And you know what? Absolutely none of this is the fault of Dion Phaneuf. He didn’t ask to be traded to Toronto. He didn’t ask to be the Leafs’ Number One defenceman. He didn’t ask to be captain. He didn’t ask to not receive a half-decent supporting cast. And he didn’t offer himself a contract that pays him $7 million per season.
Dion Phaneuf is an inherently erratic player. It’s just who he is. He can shoot the puck a million kilometres per hour. He can crush you in open ice or along the boards – take your pick. He can play the Power Play and the Penalty Kill. And for goodness’ sake, don’t fight him; he is one scary dude. His jumping up in the play and stepping up for the big hit can leave fans of his team a little clenched, for sure. However, he is a much more valuable player when the opposing team doesn’t know what the heck he is going to do next.
I really hope that Dion Phaneuf, removed from the incredible pressures put on him in Toronto is unleashed in Ottawa and can return to fulfilling his potential. Teach him to pick his spots, sure. But do your best to rekindle some of that old fire.
All illustrations by Andrew M. Greenstein, The unofficial NHL Uniform Database
And now for one that pains me a little. Buffalo is truly the city that just cannot, for the life of them, catch a break. The NFL’s Buffalo Bills made the Super Bowl four consecutive years (1991 through 1994)…and lost each and every one of them. Backstopped by arguably the best goaltender of all time in Dominik Hašek, the Buffalo Sabres had great success in the late ‘90s and early 2000s…but were done in by Brett Hull’s then-illegal Stanley Cup winner and the National Hockey League War Room forgetting that goals are not allowed to count when pucks are shot through the side of the net. The Sabres of 2006 were done in by the idiotic puck-over-the-glass rule, with poor Brian Campbell taking a Delay of Game penalty late in Game Seven of the Eastern Conference Finals, providing the Hurricanes with the powerplay which they used to score the series-winning goal. Then they saw stars like Daniel Brière, Chris Drury, Derek Roy and Ryan Miller all leave town, before losing the 2015 NHL Draft Lottery, despite having the worst overall record.
Unfortunately for Sabres players, they also haven’t exactly been provided with the nicest of wearables…
It all started off so well! From their introduction to the NHL in 1970 until the mid-‘90s, the Sabres wore variations of the above uniform. The royal blue and gold colour scheme is timeless, the logo and striping are simple yet interesting, and the lace-up collar – which, sadly, was replaced by a v-neck – is nearly always a good decision. What could possibly go wrong?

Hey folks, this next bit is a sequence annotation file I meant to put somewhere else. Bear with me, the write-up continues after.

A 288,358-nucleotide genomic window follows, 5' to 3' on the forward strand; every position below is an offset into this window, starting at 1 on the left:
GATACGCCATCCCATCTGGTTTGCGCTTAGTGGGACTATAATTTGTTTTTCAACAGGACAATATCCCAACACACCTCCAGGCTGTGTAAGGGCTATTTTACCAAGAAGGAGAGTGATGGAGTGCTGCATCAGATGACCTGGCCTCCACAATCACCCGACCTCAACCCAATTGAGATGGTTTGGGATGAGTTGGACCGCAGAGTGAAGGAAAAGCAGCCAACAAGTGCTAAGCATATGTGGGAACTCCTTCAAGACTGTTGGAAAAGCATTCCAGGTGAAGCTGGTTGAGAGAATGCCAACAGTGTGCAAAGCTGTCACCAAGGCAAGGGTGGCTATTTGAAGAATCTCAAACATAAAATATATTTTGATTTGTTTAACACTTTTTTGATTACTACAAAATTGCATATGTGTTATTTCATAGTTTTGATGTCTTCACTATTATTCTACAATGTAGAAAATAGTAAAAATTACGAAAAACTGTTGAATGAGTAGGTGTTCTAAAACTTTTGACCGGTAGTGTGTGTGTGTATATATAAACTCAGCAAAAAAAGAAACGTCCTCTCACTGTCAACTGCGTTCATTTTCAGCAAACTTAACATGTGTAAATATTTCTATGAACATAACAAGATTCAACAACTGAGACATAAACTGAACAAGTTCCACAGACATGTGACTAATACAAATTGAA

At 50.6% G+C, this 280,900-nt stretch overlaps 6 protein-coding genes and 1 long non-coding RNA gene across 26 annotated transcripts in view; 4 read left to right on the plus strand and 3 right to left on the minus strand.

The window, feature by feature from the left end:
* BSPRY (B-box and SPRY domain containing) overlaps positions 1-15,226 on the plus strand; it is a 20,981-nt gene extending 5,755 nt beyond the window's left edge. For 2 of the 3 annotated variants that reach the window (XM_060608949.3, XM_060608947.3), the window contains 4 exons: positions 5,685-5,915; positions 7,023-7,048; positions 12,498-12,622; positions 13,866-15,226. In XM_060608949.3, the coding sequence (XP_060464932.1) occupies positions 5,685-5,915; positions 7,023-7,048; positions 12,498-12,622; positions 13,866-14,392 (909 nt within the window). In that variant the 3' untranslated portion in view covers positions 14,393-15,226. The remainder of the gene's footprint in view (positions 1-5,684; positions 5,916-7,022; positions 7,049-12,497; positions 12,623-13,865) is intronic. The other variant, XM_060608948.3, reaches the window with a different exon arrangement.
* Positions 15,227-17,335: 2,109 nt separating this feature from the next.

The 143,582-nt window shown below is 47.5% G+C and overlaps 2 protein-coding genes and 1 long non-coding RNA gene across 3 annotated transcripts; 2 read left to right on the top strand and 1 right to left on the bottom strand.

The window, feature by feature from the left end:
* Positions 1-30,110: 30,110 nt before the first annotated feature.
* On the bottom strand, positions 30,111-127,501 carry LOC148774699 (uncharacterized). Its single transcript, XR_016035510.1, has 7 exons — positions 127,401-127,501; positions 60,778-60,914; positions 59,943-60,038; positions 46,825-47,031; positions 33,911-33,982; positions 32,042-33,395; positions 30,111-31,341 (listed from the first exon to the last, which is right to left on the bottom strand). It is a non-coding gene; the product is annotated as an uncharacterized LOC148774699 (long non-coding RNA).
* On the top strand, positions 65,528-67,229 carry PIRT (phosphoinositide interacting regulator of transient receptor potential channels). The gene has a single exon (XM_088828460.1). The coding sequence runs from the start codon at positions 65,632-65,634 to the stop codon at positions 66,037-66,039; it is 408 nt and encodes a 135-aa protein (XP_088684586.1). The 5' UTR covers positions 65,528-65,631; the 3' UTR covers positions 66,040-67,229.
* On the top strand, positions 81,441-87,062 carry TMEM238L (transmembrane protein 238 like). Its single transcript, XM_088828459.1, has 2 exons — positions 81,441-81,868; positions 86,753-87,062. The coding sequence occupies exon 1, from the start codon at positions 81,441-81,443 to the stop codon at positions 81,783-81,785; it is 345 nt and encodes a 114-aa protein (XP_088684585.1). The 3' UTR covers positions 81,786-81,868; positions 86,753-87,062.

Even the 1996 redesign (which consisted of the black and white kits above; the red came a few years later) was pretty great. It gets a lot of flack for some reason, perhaps because it replaced such a classic set. However, given all of the garbage hanging in NHL locker room stalls during the ‘90s, the Sabres’ stab at modernisation turned out really well. Sharp, angled stripes on the jersey, along with the introduction of a secondary logo on the shoulder, make it pretty clear that the Sabres are indeed named after a pretty serious weapon. The central logo, a buffalo’s head, symbolises their fair city – or at least its name (I will confess, though: I had a poster of Hašek in my bedroom throughout my childhood. It was only in my early 20s that I realised that the mouth of the buffalo was on the right, and not the left).
The late-coming third kit, including the red, “dinner plate” jerseys – that say “BUFFALO” on the waist striping, just in case you forgot who was playing and decided to check out some crotches to find out – were an ill-advised departure from the formula, to be sure. But, overall, these very-‘90s uniforms were – and still are – thoroughly enjoyable. One of the few attempts at modernisation that resulted in success.
Enter the Buffaslug.
Oh…oh dear. A tiny, limbless, possibly demonic – check out those red eyes – buffalo flanked by a drab colour scheme – since when does the colour grey brighten up anyone’s day? – and psychedelic striping. Thankfully, the team threw their fans a bone with a throwback third jersey…which they promptly removed from their wardrobe the following season. The Buffaslug jersey is truly one of the most revolting articles of clothing the world has ever known.